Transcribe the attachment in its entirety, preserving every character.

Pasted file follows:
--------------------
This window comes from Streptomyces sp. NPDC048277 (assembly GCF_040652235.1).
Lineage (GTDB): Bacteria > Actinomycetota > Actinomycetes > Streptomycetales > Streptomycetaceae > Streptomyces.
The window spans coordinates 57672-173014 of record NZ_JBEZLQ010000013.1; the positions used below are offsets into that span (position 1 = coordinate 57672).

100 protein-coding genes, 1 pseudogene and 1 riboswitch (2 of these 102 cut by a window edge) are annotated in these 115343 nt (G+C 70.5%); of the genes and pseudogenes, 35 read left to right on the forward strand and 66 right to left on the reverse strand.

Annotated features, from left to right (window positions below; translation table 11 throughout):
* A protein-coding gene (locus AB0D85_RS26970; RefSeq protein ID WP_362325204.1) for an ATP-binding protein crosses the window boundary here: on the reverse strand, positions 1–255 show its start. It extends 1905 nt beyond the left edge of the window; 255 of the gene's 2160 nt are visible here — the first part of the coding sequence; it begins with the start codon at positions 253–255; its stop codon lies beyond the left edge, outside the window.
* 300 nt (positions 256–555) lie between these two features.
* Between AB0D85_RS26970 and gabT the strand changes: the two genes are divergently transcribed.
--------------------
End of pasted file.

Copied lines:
This window comes from Streptomyces sp. NPDC048277 (assembly GCF_040652235.1).
Lineage (GTDB): Bacteria > Actinomycetota > Actinomycetes > Streptomycetales > Streptomycetaceae > Streptomyces.
The window spans coordinates 57672-173014 of record NZ_JBEZLQ010000013.1; the positions used below are offsets into that span (position 1 = coordinate 57672).

100 protein-coding genes, 1 pseudogene and 1 riboswitch (2 of these 102 cut by a window edge) are annotated in these 115343 nt (G+C 70.5%); of the genes and pseudogenes, 35 read left to right on the forward strand and 66 right to left on the reverse strand.

Annotated features, from left to right (window positions below; translation table 11 throughout):
* A protein-coding gene (locus AB0D85_RS26970; RefSeq protein ID WP_362325204.1) for an ATP-binding protein crosses the window boundary here: on the reverse strand, positions 1–255 show its start. It extends 1905 nt beyond the left edge of the window; 255 of the gene's 2160 nt are visible here — the first part of the coding sequence; it begins with the start codon at positions 253–255; its stop codon lies beyond the left edge, outside the window.
* 300 nt (positions 256–555) lie between these two features.
* Between AB0D85_RS26970 and gabT the strand changes: the two genes are divergently transcribed.